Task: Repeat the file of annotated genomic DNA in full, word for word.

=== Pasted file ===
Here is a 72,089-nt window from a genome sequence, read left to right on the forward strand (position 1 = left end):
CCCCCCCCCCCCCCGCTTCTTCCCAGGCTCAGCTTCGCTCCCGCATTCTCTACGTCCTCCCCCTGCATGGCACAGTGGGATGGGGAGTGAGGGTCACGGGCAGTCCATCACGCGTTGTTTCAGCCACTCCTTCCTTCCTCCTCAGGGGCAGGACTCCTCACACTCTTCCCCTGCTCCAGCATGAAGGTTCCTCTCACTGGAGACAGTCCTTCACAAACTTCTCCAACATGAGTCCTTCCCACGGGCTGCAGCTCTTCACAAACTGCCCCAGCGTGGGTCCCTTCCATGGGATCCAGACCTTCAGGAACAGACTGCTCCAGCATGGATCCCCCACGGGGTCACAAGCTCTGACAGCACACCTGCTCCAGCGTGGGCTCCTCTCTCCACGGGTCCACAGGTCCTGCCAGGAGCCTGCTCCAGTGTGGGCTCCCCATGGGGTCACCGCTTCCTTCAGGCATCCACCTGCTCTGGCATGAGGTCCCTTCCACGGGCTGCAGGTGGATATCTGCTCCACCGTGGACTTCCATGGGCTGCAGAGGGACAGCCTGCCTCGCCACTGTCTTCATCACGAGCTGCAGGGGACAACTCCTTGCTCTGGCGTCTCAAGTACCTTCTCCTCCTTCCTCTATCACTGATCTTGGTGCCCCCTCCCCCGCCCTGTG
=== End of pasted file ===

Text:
Here is a 72,089-nt window from a genome sequence, read left to right on the forward strand (position 1 = left end):
CCCCCCCCCCCCCCGCTTCTTCCCAGGCTCAGCTTCGCTCCCGCATTCTCTACGTCCTCCCCCTGCATGGCACAGTGGGATGGGGAGTGAGGGTCACGGGCAGTCCATCACGCGTTGTTTCAGCCACTCCTTCCTTCCTCCTCAGGGGCAGGACTCCTCACACTCTTCCCCTGCTCCAGCATGAAGGTTCCTCTCACTGGAGACAGTCCTTCACAAACTTCTCCAACATGAGTCCTTCCCACGGGCTGCAGCTCTTCACAAACTGCCCCAGCGTGGGTCCCTTCCATGGGATCCAGACCTTCAGGAACAGACTGCTCCAGCATGGATCCCCCACGGGGTCACAAGCTCTGACAGCACACCTGCTCCAGCGTGGGCTCCTCTCTCCACGGGTCCACAGGTCCTGCCAGGAGCCTGCTCCAGTGTGGGCTCCCCATGGGGTCACCGCTTCCTTCAGGCATCCACCTGCTCTGGCATGAGGTCCCTTCCACGGGCTGCAGGTGGATATCTGCTCCACCGTGGACTTCCATGGGCTGCAGAGGGACAGCCTGCCTCGCCACTGTCTTCATCACGAGCTGCAGGGGACAACTCCTTGCTCTGGCGTCTCAAGTACCTTCTCCTCCTTCCTCTATCACTGATCTTGGTGCCCCCTCCCCCGCCCTGTG